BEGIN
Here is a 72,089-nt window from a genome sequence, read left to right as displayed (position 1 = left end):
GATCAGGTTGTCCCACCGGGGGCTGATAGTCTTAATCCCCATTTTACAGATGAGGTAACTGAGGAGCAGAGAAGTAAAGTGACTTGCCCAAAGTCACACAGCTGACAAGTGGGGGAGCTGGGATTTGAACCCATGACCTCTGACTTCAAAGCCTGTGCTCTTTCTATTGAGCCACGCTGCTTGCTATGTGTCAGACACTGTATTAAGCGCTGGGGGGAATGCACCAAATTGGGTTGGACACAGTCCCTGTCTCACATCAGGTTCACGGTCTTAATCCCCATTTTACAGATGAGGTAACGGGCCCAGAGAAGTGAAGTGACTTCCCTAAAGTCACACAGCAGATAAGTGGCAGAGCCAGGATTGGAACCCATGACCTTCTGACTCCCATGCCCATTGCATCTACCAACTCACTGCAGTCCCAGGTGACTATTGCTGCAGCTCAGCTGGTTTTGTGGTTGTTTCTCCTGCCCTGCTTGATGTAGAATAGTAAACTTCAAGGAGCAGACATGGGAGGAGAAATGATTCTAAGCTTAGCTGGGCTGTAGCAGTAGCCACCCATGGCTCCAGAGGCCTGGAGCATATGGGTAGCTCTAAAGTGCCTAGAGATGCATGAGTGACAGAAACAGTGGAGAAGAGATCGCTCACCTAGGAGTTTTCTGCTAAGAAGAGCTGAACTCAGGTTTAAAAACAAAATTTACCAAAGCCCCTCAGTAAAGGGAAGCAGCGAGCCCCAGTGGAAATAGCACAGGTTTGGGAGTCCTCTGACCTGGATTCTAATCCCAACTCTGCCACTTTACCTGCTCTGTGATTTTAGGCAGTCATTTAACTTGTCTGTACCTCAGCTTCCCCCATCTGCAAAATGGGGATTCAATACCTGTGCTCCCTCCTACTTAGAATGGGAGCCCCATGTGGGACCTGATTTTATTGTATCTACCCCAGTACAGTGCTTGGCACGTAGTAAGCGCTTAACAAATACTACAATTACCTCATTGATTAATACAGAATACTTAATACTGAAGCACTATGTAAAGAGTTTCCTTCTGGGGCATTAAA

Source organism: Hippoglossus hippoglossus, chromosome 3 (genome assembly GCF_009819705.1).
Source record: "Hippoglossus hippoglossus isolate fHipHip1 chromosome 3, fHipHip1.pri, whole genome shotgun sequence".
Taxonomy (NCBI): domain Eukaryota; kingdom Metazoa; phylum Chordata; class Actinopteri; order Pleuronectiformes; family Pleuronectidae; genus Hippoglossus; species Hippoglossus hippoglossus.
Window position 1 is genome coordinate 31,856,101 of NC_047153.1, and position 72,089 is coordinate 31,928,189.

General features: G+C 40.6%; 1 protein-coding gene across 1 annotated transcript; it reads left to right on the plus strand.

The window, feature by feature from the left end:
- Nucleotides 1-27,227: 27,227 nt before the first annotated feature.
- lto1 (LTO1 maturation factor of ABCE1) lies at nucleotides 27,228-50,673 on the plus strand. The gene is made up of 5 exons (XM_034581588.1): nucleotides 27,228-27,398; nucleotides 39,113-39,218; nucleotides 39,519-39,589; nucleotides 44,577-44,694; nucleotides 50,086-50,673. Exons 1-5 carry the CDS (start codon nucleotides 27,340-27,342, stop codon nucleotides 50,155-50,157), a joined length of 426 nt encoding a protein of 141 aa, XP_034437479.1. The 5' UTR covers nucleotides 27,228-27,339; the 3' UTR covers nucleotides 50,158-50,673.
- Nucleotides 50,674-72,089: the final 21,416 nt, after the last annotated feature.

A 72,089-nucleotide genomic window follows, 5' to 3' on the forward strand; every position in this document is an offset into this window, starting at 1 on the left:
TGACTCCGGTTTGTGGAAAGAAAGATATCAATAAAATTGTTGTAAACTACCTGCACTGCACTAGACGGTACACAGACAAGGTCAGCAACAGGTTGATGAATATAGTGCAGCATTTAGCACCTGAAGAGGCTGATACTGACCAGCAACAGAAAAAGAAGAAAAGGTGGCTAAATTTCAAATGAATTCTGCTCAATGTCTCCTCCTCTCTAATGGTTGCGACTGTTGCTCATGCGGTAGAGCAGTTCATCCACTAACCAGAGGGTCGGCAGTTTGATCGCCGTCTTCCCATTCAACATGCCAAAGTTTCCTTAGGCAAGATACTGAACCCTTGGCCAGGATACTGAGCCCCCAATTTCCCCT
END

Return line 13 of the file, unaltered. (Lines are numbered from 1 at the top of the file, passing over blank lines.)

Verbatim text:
TGACTCCGGTTTGTGGAAAGAAAGATATCAATAAAATTGTTGTAAACTACCTGCACTGCACTAGACGGTACACAGACAAGGTCAGCAACAGGTTGATGAATATAGTGCAGCATTTAGCACCTGAAGAGGCTGATACTGACCAGCAACAGAAAAAGAAGAAAAGGTGGCTAAATTTCAAATGAATTCTGCTCAATGTCTCCTCCTCTCTAATGGTTGCGACTGTTGCTCATGCGGTAGAGCAGTTCATCCACTAACCAGAGGGTCGGCAGTTTGATCGCCGTCTTCCCATTCAACATGCCAAAGTTTCCTTAGGCAAGATACTGAACCCTTGGCCAGGATACTGAGCCCCCAATTTCCCCT